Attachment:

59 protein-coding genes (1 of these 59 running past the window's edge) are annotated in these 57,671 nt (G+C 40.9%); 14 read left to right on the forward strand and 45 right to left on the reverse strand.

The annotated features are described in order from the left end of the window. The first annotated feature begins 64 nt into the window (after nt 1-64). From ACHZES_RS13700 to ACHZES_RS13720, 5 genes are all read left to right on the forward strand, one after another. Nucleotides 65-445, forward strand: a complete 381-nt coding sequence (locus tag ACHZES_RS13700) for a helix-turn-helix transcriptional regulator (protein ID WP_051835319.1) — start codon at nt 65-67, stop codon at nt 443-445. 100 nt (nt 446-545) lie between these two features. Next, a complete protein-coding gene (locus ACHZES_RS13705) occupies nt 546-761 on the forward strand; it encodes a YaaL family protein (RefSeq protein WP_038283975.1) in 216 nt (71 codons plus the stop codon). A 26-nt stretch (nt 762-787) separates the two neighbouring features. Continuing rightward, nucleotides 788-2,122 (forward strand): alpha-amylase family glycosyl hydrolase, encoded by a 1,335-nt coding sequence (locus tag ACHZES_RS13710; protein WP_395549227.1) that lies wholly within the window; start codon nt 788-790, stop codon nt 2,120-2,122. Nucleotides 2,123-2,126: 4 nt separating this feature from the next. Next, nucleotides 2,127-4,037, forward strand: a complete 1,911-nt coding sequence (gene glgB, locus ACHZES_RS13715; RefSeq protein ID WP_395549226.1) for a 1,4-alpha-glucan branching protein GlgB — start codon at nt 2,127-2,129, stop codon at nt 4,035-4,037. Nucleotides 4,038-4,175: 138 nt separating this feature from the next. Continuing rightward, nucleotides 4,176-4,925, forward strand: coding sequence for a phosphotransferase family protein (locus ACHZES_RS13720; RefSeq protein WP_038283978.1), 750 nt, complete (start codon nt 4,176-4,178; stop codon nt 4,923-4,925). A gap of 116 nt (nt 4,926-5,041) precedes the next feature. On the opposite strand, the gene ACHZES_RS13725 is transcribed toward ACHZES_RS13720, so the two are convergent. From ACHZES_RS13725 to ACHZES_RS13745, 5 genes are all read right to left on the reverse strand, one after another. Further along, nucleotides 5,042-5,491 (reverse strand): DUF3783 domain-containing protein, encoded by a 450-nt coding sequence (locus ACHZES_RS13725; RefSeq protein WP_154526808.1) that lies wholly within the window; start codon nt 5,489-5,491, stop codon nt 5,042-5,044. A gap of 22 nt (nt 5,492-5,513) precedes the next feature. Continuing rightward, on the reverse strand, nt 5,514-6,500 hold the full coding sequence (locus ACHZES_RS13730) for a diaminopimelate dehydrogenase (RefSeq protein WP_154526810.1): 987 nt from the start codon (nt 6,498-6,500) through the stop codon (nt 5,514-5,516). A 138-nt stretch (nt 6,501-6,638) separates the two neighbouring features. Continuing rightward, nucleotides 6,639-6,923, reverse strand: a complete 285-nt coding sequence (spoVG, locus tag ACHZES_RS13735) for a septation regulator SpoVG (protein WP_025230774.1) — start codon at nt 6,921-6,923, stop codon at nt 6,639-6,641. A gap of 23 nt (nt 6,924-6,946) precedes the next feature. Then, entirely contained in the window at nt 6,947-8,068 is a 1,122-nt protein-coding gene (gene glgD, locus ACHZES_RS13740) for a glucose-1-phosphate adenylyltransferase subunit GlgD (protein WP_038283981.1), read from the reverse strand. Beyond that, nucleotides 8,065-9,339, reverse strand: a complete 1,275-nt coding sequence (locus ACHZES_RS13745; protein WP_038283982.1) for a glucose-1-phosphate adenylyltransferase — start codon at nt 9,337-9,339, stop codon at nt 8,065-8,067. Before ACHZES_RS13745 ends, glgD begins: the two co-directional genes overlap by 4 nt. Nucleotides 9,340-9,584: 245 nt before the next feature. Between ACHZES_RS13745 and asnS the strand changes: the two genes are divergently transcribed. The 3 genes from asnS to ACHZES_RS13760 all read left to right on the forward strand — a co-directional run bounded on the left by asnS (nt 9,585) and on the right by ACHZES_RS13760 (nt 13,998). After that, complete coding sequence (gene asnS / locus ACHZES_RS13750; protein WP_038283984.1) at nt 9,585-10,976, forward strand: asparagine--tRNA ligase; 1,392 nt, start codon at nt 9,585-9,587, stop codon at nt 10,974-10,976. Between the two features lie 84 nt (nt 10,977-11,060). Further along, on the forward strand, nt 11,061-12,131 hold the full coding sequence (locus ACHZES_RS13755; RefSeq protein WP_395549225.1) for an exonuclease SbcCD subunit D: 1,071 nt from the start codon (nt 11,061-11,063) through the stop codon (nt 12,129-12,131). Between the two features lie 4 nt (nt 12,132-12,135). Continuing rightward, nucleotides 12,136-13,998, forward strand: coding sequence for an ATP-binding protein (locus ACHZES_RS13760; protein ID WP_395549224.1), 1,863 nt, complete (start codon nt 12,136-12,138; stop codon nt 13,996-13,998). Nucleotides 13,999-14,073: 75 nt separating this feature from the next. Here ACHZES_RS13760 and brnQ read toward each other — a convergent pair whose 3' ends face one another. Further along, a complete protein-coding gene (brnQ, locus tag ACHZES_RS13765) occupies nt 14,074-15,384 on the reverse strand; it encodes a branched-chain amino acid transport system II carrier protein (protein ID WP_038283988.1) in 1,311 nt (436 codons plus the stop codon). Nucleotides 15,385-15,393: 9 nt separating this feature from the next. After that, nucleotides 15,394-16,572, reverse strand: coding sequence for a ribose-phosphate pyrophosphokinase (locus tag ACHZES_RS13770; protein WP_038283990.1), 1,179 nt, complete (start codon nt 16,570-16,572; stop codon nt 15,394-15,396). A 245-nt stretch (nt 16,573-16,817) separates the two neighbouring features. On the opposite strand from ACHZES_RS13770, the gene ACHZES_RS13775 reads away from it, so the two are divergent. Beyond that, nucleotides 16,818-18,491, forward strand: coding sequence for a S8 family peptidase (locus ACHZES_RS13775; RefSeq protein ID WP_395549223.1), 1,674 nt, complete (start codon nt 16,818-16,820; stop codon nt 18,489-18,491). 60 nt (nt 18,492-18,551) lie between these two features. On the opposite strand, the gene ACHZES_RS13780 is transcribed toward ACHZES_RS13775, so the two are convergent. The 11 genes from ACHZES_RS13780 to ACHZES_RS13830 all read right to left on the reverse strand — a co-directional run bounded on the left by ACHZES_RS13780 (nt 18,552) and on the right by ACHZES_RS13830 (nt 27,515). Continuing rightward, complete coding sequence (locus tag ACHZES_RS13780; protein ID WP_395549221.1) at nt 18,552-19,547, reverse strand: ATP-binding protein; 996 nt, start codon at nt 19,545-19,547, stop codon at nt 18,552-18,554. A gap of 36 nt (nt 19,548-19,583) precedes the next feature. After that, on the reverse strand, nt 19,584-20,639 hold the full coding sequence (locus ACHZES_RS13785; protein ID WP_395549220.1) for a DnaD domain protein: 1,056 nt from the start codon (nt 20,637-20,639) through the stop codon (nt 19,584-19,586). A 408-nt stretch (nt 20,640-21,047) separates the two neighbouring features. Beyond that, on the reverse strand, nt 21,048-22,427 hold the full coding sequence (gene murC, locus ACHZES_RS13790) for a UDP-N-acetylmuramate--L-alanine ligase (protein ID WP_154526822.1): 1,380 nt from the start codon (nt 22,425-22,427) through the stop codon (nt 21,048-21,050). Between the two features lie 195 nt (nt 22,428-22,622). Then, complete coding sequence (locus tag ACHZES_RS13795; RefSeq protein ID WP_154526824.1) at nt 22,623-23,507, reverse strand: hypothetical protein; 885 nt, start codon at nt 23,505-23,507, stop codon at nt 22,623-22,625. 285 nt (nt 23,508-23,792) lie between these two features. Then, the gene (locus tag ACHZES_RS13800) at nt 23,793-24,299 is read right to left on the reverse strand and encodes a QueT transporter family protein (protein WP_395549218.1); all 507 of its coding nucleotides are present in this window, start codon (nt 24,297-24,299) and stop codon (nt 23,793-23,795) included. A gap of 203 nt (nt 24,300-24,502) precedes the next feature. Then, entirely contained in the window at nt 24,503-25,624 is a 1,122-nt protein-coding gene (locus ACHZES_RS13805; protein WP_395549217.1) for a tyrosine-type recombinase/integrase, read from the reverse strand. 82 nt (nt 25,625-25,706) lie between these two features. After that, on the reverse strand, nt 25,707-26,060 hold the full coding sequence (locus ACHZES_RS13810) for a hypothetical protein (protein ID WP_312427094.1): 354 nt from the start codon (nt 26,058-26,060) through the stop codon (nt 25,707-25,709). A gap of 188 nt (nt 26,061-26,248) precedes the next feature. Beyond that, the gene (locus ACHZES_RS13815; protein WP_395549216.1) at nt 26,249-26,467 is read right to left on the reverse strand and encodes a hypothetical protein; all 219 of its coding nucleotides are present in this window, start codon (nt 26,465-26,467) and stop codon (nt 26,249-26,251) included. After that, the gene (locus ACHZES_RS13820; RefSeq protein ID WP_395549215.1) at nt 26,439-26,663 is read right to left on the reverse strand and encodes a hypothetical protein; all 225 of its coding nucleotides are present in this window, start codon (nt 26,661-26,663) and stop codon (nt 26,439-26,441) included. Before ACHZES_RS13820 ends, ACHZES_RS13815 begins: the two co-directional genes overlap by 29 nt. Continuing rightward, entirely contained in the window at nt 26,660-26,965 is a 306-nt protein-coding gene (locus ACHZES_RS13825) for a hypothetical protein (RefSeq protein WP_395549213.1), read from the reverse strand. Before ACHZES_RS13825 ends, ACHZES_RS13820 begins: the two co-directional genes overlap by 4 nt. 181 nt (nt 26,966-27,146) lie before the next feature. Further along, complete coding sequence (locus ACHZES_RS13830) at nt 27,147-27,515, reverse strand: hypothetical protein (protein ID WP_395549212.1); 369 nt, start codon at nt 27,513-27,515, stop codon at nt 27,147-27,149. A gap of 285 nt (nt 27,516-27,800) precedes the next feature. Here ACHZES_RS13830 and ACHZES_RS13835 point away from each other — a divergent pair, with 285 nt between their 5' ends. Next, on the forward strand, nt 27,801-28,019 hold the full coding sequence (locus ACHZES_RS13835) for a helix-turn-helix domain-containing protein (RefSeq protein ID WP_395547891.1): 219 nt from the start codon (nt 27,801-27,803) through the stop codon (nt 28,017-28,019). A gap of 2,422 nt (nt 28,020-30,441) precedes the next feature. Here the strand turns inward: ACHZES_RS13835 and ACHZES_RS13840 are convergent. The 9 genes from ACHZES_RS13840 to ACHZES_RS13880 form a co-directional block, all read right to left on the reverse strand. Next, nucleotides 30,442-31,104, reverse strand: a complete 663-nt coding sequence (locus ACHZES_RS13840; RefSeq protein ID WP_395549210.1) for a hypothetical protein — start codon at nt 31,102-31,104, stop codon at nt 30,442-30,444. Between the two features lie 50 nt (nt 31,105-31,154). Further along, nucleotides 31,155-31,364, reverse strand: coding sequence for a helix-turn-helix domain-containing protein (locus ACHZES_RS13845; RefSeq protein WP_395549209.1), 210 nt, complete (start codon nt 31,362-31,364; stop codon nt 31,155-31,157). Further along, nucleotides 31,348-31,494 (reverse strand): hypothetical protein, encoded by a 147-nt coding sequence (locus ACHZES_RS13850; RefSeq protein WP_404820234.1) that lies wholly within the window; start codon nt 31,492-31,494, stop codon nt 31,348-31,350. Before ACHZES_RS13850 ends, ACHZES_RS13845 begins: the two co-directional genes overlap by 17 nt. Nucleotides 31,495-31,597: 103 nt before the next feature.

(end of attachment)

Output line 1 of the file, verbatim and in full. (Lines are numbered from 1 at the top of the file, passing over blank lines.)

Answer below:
59 protein-coding genes (1 of these 59 running past the window's edge) are annotated in these 57,671 nt (G+C 40.9%); 14 read left to right on the forward strand and 45 right to left on the reverse strand.